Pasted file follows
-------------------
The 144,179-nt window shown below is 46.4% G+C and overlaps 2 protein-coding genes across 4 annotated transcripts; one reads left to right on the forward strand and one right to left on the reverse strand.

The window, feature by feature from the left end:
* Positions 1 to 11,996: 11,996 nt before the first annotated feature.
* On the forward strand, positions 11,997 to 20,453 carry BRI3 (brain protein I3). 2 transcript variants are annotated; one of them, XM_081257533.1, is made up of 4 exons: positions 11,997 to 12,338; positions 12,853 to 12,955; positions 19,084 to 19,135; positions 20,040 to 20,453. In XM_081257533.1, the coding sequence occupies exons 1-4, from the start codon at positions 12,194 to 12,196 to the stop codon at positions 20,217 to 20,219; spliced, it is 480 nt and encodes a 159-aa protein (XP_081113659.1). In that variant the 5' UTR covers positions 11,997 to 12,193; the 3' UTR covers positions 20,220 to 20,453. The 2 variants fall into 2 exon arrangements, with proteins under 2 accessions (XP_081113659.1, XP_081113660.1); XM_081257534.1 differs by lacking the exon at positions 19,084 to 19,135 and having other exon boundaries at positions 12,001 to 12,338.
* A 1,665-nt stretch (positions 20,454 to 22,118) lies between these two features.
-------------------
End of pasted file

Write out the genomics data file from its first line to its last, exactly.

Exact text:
The 144,179-nt window shown below is 46.4% G+C and overlaps 2 protein-coding genes across 4 annotated transcripts; one reads left to right on the forward strand and one right to left on the reverse strand.

The window, feature by feature from the left end:
* Positions 1 to 11,996: 11,996 nt before the first annotated feature.
* On the forward strand, positions 11,997 to 20,453 carry BRI3 (brain protein I3). 2 transcript variants are annotated; one of them, XM_081257533.1, is made up of 4 exons: positions 11,997 to 12,338; positions 12,853 to 12,955; positions 19,084 to 19,135; positions 20,040 to 20,453. In XM_081257533.1, the coding sequence occupies exons 1-4, from the start codon at positions 12,194 to 12,196 to the stop codon at positions 20,217 to 20,219; spliced, it is 480 nt and encodes a 159-aa protein (XP_081113659.1). In that variant the 5' UTR covers positions 11,997 to 12,193; the 3' UTR covers positions 20,220 to 20,453. The 2 variants fall into 2 exon arrangements, with proteins under 2 accessions (XP_081113659.1, XP_081113660.1); XM_081257534.1 differs by lacking the exon at positions 19,084 to 19,135 and having other exon boundaries at positions 12,001 to 12,338.
* A 1,665-nt stretch (positions 20,454 to 22,118) lies between these two features.